Watch out for “folie á deux.” You may have a close family member or friend who also has paranoid delusions. Both people (and sometimes, multiple people) can reinforce paranoid thoughts in each other. Therapy can help you avoid this “folie á deux” (a shared delusion) or deal with these situations. Your doctor may prescribe anticonvulsants like aripiprazole (Abilify) or quetiapine (Seroquel) to ease your delusions.

Mindfulness practice. Similar to meditation, you can learn and practice skills to be more self-aware and in control of your thoughts. Mindfulness practice teaches you how to calm down, de-stress, and cope with your negative emotions or beliefs. You learn how to recognize your body’s signs of worry and stress, like a pounding heartbeat or tense muscles, and relax them. Mindfulness practice training may be paired with CBT.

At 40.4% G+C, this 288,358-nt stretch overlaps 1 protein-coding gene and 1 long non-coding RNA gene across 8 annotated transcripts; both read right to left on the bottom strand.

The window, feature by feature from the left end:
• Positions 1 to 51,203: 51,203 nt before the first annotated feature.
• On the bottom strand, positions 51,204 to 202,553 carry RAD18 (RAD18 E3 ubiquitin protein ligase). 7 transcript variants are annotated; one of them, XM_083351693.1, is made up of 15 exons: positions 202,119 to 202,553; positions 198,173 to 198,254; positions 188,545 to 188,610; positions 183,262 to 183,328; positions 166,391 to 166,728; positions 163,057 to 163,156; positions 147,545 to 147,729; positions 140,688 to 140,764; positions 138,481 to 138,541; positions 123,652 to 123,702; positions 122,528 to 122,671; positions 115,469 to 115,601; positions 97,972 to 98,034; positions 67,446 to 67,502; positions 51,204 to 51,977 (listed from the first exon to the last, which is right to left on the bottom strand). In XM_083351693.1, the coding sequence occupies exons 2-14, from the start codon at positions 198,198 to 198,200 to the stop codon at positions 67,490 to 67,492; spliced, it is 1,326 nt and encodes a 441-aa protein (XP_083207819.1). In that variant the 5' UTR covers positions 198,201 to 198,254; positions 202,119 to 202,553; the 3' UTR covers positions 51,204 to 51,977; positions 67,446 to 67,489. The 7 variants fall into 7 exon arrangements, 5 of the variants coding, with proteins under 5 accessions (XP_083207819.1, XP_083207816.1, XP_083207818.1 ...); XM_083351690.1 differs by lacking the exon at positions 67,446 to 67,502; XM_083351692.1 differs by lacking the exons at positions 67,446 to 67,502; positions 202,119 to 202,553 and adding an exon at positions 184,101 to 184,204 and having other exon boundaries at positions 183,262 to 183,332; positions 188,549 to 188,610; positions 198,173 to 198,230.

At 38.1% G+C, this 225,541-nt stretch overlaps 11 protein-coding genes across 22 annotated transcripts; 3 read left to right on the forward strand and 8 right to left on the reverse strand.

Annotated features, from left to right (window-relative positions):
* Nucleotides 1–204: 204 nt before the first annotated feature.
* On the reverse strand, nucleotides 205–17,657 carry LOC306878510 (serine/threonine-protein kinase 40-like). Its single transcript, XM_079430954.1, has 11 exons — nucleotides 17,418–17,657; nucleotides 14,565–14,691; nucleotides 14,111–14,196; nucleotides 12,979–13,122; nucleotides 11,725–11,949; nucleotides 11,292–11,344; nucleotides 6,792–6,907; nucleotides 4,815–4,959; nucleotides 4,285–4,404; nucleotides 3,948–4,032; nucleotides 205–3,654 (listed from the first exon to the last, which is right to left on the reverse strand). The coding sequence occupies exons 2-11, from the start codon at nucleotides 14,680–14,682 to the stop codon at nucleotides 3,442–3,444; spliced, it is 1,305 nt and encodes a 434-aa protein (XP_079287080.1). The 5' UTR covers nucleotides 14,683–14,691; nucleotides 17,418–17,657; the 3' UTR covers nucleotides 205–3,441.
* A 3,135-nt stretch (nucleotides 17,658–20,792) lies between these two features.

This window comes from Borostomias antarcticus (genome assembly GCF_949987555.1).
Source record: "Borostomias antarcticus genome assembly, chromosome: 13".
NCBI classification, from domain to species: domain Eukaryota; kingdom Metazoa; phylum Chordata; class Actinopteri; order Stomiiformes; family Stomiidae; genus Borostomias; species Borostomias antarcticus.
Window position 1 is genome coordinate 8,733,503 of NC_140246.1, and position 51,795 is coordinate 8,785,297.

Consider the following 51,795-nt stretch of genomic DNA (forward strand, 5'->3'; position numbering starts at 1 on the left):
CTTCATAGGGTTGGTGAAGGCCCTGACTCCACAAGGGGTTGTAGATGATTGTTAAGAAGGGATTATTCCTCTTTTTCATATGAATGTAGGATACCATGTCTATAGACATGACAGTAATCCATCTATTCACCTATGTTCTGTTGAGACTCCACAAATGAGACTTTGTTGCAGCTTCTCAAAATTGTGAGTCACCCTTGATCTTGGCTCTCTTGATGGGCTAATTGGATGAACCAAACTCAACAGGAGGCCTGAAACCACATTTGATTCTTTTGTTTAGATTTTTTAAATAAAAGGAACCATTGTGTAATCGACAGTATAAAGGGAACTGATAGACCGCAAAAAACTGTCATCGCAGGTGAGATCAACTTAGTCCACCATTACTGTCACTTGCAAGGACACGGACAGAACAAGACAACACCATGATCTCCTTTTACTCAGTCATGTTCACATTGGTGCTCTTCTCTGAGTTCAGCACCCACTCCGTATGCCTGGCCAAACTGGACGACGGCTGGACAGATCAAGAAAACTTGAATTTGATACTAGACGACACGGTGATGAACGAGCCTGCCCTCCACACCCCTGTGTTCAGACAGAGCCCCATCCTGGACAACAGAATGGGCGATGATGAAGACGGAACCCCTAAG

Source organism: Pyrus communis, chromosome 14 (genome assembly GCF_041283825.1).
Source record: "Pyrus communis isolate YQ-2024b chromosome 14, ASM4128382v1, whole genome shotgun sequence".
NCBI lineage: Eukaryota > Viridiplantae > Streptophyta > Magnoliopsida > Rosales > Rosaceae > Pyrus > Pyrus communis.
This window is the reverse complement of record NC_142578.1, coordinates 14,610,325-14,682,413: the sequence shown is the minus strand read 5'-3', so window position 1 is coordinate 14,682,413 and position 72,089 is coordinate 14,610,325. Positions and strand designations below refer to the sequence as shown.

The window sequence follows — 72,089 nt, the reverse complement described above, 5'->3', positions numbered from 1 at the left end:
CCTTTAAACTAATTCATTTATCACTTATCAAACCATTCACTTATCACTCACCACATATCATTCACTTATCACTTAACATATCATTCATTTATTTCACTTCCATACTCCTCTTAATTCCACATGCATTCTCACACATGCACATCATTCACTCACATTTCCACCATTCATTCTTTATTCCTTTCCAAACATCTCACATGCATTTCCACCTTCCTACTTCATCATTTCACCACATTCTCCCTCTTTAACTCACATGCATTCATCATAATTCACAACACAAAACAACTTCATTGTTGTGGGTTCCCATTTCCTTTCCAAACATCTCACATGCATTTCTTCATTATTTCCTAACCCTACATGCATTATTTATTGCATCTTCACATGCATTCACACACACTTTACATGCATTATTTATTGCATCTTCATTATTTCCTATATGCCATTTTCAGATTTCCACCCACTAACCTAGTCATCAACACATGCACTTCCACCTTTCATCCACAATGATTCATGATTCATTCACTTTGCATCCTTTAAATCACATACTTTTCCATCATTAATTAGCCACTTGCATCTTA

There’s research that shows that people with paranoia who learn mindfulness-based practice can significantly reduce their symptoms. You can learn mindfulness from your therapist or through online training programs.

Focused breathing. Use your own breathing to calm down and de-stress. Take a few minutes to focus on your breathing. Inhale through your nose and exhale through your mouth. While you breathe, relax your shoulders. Place your hand on your tummy, feeling each breath go in and out. Breathe slowly, deeply, and calmly. Count to four or five in your mind as you breathe.

Journaling. Keep a diary or journal of your paranoia symptoms, thoughts, and how you react to them physically or emotionally. Look for anything that seems to trigger your paranoia. You can also download a diary app on your phone, so it’s always handy.

Herbal remedies. There’s some evidence that herbal or natural treatments like ginkgo biloba, vitamin B6, Chinese and ayurvedic herbs, glycine, sarcosine, or N-acetylcysteine may help manage paranoid or psychotic symptoms. Talk to your doctor before you try any herbal or natural treatment.